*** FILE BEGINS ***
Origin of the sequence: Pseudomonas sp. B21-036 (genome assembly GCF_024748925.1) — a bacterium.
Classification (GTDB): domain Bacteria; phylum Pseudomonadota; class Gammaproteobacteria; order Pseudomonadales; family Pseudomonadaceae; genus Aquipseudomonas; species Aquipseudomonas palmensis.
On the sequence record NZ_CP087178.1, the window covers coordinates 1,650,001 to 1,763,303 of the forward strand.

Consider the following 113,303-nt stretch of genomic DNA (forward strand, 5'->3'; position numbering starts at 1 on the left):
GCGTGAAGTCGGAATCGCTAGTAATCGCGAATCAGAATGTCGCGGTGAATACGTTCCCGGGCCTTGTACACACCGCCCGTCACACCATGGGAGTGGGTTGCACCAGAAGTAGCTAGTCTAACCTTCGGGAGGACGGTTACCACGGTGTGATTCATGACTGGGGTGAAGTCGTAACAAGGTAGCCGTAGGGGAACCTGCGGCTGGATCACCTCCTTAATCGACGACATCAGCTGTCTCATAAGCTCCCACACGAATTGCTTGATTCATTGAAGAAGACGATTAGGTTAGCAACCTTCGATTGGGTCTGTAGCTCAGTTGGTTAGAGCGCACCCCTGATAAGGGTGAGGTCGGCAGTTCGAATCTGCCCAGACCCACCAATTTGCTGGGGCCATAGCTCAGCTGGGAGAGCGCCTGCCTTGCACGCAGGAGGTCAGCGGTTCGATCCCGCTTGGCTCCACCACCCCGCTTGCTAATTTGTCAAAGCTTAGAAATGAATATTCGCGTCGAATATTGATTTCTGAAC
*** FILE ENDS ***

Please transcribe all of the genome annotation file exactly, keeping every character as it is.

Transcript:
Origin of the sequence: Pseudomonas sp. B21-036 (genome assembly GCF_024748925.1) — a bacterium.
Classification (GTDB): domain Bacteria; phylum Pseudomonadota; class Gammaproteobacteria; order Pseudomonadales; family Pseudomonadaceae; genus Aquipseudomonas; species Aquipseudomonas palmensis.
On the sequence record NZ_CP087178.1, the window covers coordinates 1,650,001 to 1,763,303 of the forward strand.

Consider the following 113,303-nt stretch of genomic DNA (forward strand, 5'->3'; position numbering starts at 1 on the left):
GCGTGAAGTCGGAATCGCTAGTAATCGCGAATCAGAATGTCGCGGTGAATACGTTCCCGGGCCTTGTACACACCGCCCGTCACACCATGGGAGTGGGTTGCACCAGAAGTAGCTAGTCTAACCTTCGGGAGGACGGTTACCACGGTGTGATTCATGACTGGGGTGAAGTCGTAACAAGGTAGCCGTAGGGGAACCTGCGGCTGGATCACCTCCTTAATCGACGACATCAGCTGTCTCATAAGCTCCCACACGAATTGCTTGATTCATTGAAGAAGACGATTAGGTTAGCAACCTTCGATTGGGTCTGTAGCTCAGTTGGTTAGAGCGCACCCCTGATAAGGGTGAGGTCGGCAGTTCGAATCTGCCCAGACCCACCAATTTGCTGGGGCCATAGCTCAGCTGGGAGAGCGCCTGCCTTGCACGCAGGAGGTCAGCGGTTCGATCCCGCTTGGCTCCACCACCCCGCTTGCTAATTTGTCAAAGCTTAGAAATGAATATTCGCGTCGAATATTGATTTCTGAAC